Dear Simon, I have been a loyal BT customer for over 10 years, however recently I was tempted to switch my landline provider to a cheaper deal.
However when I tried to switch online, I received a letter from BT saying I was locked into a “rollover contract”, and I would have to pay a cancellation fee. What is a rollover contract, and how can I get out of it so I can save money on a cheaper deal?
Amanda Cowan, Sandhurst, via email, Monday 7 February, 2011
Hello Amanda, thanks for your email - I understand how frustrating it is to find that you can’t switch provider because you’re locked into a contract.
A number of landline providers, including BT (www.bt.com), offer rolling home phone contracts to customers, however new regulations mean it is now easier to get out of these contracts. To find out more about BT’s rollover contracts and how to get out of them, read my advice below:What is a rollover contract?
There are two types of rolling contract used by home phone providers in the UK:
Rolling contracts, or “automatically renewable contracts” as they are also know, are used by providers to lock a customer in for a minimum contract period. This is usually either 12 or 18 months. Once the minimum contract period has ended, the contract is automatically renewed, unless you tell your provider you want to be out of the contract. If you want to leave the contract after the minimum contract period is over, you must give 30 days notice to your provider.
BT, the UK’s largest home phone provider, also offers automatically renewing home phone contracts, called rollover contracts. These are similar to rolling contracts in that they will automatically renew after the minimum contract period has ended, however customers cannot leave after the initial “rollover”, and must wait until the new minimum contract period is met, or pay early termination charges.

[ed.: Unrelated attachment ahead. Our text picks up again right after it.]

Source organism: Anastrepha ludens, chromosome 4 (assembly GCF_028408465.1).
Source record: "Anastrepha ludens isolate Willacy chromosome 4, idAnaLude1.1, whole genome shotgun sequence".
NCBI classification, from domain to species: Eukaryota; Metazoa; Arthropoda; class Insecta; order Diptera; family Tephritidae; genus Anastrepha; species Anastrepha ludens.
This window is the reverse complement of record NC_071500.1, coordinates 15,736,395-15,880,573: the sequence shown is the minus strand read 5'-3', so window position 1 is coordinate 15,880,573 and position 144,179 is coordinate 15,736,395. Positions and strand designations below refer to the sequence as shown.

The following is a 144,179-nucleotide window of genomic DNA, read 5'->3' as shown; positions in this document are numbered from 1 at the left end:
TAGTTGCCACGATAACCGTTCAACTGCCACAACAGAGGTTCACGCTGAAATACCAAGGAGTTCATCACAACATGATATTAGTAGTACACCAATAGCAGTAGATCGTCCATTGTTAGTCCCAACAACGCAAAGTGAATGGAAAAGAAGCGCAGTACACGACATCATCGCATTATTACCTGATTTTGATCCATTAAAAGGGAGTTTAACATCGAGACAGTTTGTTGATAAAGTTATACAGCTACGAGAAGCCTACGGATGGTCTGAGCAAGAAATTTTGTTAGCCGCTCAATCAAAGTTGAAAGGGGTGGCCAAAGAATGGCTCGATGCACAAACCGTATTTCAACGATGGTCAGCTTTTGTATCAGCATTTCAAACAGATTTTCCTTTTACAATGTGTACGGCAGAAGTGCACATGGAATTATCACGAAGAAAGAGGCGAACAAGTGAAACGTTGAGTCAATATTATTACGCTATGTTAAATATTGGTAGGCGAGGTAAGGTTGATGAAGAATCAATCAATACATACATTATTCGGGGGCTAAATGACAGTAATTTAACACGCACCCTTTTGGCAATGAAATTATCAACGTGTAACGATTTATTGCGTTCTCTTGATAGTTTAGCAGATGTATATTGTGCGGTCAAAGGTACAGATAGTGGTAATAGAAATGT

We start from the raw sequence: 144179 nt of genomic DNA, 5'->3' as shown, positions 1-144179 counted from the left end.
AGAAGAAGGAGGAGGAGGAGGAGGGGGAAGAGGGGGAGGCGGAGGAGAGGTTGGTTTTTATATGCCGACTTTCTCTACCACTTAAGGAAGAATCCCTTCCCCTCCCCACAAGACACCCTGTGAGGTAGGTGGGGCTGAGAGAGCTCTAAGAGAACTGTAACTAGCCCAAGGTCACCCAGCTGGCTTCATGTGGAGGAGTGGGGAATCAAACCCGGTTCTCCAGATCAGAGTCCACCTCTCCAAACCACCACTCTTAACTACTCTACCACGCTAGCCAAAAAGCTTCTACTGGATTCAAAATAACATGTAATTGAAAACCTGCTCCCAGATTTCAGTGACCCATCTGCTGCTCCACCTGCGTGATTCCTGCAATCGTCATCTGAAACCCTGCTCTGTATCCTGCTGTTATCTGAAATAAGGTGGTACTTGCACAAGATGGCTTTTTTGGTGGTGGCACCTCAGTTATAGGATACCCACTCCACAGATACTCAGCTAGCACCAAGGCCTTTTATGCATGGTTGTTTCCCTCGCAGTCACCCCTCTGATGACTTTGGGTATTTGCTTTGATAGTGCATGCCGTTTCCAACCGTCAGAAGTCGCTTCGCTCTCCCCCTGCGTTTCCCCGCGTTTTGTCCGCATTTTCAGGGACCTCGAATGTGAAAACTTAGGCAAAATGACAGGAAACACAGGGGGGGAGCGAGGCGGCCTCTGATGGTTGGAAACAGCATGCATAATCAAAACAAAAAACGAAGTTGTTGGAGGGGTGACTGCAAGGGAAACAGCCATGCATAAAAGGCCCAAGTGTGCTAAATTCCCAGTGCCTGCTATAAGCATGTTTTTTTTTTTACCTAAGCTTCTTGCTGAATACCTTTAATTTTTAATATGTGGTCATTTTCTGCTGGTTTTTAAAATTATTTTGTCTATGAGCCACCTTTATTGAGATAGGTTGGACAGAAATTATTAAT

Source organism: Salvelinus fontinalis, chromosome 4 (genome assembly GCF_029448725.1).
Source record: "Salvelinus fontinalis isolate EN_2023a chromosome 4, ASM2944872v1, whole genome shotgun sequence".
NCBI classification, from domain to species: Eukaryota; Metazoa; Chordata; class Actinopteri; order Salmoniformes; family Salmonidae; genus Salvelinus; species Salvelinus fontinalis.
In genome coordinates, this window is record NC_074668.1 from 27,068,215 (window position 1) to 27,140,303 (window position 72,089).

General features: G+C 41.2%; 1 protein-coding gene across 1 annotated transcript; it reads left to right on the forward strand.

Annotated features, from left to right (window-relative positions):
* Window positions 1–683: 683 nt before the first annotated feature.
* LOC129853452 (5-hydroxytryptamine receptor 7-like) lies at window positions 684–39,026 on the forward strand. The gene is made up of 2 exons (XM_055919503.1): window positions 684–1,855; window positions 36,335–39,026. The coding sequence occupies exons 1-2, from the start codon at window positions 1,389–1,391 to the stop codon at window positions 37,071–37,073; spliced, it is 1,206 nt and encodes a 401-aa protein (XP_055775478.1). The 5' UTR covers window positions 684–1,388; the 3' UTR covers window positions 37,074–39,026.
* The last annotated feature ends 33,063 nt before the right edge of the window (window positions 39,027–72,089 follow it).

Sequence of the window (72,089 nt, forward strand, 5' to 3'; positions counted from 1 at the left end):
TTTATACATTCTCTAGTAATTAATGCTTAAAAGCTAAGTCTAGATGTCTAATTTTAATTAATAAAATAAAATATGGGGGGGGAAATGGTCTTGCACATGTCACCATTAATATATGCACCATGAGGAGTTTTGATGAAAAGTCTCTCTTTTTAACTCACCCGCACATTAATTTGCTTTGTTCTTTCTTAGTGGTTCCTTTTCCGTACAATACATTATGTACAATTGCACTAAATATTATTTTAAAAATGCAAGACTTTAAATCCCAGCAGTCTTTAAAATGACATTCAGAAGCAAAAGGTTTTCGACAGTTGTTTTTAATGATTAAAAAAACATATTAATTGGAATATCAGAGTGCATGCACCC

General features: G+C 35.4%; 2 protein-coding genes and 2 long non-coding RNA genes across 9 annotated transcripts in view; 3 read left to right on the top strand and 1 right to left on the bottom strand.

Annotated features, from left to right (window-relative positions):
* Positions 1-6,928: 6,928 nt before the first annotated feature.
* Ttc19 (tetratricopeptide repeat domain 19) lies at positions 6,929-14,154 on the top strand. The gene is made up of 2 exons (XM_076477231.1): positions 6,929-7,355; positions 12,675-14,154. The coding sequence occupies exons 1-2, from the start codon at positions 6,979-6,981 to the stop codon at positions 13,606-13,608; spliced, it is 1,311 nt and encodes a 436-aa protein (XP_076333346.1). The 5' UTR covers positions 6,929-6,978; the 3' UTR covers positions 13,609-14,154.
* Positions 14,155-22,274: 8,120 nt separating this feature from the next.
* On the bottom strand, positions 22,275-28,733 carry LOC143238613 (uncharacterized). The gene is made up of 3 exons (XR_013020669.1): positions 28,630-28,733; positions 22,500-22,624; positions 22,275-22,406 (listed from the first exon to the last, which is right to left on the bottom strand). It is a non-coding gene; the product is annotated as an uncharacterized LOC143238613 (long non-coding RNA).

These contracts have come under fire on numerous occasions and many consumers feel providers tie customers in unfairly, then charge them excessive fees to cancel the contract. Regulator Ofcom said “it has some concerns about rollover contracts,” and is looking into the practice - which it believes is only used by BT.
In the mean time, it has published clear guidelines on how much companies are allowed to charge you for cancelling your contract early, if you do get stuck in this situation.
Home phone suppliers have a duty to remind customers on automatically renewing contracts when you are coming to the end of the minimum contract period, as well as informing you of what you must do if you want to get out of your contract.
Ofcom says the reminder notice should:
If you end your contract after receiving the reminder notice, you will not incur any charges. However if you’re a BT customer on a rollover contract and want to end it before the minimum contract period is up, you will have to pay early termination charges.
Ofcom’s policy on early termination charges says customers should “never be charged more than the cost of the remaining contractual payments, less any savings the company makes from no longer supplying your service.”
Under the new charges, customers with phone-only packages from BT, TalkTalk and Virgin Media must pay fees of between £2 and £5 per outstanding month, depending on the package. Customers with a phone and broadband bundle from either TalkTalk or Virgin Media must pay no more than £8 or £9 respectively, per outstanding month.
So, if you’re a BT customer on its Evening & Weekend call plan with seven months left on your contract, you’ll have to pay just £17.50 to leave your contract, instead of the previous charge of £101.71.
Charges differ slightly between providers as the costs to the companies may vary. Full details of both former and new early termination charges are available on the Ofcom website
You’ll usually have to pay any early termination charges as a single lump sum at the point of ending your contract.
If you are worried that you have been locked into a rolling contract and not given the opportunity to opt out of it, you should:
Unfortunately there are currently no rules enforced to protect consumers who don’t receive the reminder notices in time to end their contracts, if it was lost in the post for example. However Ofcom is reviewing this.
If you’re having difficulties with your supplier about getting out of a rolling contract Amanda, you can contact Ofcom on 0300 123 3333 or 020 7981 3040.
If you have a general switching or provider query please get in touch with us here